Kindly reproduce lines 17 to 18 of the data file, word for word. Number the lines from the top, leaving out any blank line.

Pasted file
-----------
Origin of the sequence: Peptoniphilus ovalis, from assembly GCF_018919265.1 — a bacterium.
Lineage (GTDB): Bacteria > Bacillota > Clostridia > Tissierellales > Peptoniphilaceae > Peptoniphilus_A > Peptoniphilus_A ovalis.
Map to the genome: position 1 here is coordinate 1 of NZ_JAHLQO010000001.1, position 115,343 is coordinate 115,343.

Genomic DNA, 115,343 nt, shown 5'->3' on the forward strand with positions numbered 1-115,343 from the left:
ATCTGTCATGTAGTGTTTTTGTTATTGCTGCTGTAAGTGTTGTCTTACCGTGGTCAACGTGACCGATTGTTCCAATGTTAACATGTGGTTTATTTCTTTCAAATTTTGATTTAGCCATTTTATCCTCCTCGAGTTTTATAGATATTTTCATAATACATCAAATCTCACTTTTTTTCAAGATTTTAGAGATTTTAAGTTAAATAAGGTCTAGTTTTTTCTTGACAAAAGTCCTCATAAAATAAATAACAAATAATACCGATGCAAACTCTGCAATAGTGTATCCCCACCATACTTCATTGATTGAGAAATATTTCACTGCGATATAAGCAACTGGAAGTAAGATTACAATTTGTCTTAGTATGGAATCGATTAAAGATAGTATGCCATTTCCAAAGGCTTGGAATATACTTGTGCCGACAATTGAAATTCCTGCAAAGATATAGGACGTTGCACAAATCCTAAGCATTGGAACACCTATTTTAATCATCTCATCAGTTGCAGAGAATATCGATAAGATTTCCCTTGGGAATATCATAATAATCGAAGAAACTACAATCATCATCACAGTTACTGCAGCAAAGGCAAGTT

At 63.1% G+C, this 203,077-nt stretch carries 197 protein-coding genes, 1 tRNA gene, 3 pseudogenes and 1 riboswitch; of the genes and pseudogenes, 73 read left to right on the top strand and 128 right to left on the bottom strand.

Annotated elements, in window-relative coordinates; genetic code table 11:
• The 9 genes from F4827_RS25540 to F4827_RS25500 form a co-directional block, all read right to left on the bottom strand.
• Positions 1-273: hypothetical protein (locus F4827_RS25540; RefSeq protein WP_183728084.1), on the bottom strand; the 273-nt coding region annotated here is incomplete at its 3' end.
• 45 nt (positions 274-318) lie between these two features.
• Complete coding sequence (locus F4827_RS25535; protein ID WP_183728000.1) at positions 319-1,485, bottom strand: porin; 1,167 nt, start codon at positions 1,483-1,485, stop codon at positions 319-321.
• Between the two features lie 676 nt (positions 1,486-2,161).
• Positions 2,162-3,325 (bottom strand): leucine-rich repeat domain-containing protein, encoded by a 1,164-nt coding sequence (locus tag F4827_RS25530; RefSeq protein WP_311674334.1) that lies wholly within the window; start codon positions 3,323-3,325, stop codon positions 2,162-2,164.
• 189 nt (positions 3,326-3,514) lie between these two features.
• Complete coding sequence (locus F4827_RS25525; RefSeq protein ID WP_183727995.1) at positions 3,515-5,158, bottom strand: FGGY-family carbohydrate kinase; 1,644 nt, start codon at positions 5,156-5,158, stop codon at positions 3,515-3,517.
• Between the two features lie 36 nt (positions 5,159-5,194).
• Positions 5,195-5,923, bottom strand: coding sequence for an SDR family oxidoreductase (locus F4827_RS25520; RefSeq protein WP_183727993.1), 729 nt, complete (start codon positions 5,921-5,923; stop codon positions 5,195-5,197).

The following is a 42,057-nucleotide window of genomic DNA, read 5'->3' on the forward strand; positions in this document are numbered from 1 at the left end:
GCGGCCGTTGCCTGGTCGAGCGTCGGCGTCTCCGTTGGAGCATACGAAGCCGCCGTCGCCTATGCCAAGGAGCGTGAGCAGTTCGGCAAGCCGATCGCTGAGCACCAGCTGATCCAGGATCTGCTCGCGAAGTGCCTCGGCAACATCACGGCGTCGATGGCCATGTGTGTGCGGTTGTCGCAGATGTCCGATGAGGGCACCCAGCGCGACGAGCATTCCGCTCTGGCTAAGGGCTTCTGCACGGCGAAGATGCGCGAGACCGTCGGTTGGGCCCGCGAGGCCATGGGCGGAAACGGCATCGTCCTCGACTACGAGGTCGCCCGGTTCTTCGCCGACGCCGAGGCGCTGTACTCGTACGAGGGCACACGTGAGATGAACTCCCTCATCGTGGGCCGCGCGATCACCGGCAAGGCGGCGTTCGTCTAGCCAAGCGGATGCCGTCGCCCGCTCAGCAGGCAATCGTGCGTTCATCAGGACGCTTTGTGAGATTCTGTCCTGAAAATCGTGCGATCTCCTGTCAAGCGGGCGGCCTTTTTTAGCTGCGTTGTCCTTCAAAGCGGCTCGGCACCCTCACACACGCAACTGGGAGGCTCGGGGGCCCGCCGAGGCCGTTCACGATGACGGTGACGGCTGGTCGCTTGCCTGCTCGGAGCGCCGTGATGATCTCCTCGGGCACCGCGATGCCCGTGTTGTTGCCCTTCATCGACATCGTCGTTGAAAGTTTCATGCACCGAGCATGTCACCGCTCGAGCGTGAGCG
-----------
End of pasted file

• Positions 5,195-5,923, bottom strand: coding sequence for an SDR family oxidoreductase (locus F4827_RS25520; RefSeq protein WP_183727993.1), 729 nt, complete (start codon positions 5,921-5,923; stop codon positions 5,195-5,197).

The following is a 42,057-nucleotide window of genomic DNA, read 5'->3' on the forward strand; positions in this document are numbered from 1 at the left end: